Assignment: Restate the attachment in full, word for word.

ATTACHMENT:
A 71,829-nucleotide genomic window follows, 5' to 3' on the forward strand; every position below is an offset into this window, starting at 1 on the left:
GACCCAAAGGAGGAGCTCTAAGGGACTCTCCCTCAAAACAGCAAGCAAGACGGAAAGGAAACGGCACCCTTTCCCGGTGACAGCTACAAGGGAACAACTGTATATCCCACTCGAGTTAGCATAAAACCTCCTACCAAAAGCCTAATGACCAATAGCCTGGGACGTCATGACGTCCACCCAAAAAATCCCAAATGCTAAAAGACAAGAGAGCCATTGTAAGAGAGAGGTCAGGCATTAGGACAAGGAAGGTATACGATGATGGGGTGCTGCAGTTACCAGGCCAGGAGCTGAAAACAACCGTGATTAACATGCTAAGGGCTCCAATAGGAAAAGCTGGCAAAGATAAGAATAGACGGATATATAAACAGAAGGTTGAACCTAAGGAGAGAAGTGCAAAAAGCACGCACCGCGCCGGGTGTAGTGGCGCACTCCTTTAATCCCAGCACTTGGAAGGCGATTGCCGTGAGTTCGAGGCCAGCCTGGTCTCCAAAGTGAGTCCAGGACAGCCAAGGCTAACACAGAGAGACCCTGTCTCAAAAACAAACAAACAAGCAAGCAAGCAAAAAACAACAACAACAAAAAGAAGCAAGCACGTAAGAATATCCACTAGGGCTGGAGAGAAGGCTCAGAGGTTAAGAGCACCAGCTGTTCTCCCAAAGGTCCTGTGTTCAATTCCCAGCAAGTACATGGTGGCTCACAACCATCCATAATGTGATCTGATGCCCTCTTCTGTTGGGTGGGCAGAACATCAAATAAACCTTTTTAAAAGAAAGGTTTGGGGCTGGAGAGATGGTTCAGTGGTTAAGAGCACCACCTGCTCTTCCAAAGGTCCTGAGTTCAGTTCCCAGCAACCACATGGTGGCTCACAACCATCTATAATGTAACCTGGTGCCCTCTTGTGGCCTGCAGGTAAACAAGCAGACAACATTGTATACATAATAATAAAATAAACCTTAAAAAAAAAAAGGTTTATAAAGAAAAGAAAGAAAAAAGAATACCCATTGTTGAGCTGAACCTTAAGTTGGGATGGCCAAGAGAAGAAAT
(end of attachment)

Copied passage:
A 71,829-nucleotide genomic window follows, 5' to 3' on the forward strand; every position below is an offset into this window, starting at 1 on the left:
GACCCAAAGGAGGAGCTCTAAGGGACTCTCCCTCAAAACAGCAAGCAAGACGGAAAGGAAACGGCACCCTTTCCCGGTGACAGCTACAAGGGAACAACTGTATATCCCACTCGAGTTAGCATAAAACCTCCTACCAAAAGCCTAATGACCAATAGCCTGGGACGTCATGACGTCCACCCAAAAAATCCCAAATGCTAAAAGACAAGAGAGCCATTGTAAGAGAGAGGTCAGGCATTAGGACAAGGAAGGTATACGATGATGGGGTGCTGCAGTTACCAGGCCAGGAGCTGAAAACAACCGTGATTAACATGCTAAGGGCTCCAATAGGAAAAGCTGGCAAAGATAAGAATAGACGGATATATAAACAGAAGGTTGAACCTAAGGAGAGAAGTGCAAAAAGCACGCACCGCGCCGGGTGTAGTGGCGCACTCCTTTAATCCCAGCACTTGGAAGGCGATTGCCGTGAGTTCGAGGCCAGCCTGGTCTCCAAAGTGAGTCCAGGACAGCCAAGGCTAACACAGAGAGACCCTGTCTCAAAAACAAACAAACAAGCAAGCAAGCAAAAAACAACAACAACAAAAAGAAGCAAGCACGTAAGAATATCCACTAGGGCTGGAGAGAAGGCTCAGAGGTTAAGAGCACCAGCTGTTCTCCCAAAGGTCCTGTGTTCAATTCCCAGCAAGTACATGGTGGCTCACAACCATCCATAATGTGATCTGATGCCCTCTTCTGTTGGGTGGGCAGAACATCAAATAAACCTTTTTAAAAGAAAGGTTTGGGGCTGGAGAGATGGTTCAGTGGTTAAGAGCACCACCTGCTCTTCCAAAGGTCCTGAGTTCAGTTCCCAGCAACCACATGGTGGCTCACAACCATCTATAATGTAACCTGGTGCCCTCTTGTGGCCTGCAGGTAAACAAGCAGACAACATTGTATACATAATAATAAAATAAACCTTAAAAAAAAAAAGGTTTATAAAGAAAAGAAAGAAAAAAGAATACCCATTGTTGAGCTGAACCTTAAGTTGGGATGGCCAAGAGAAGAAAT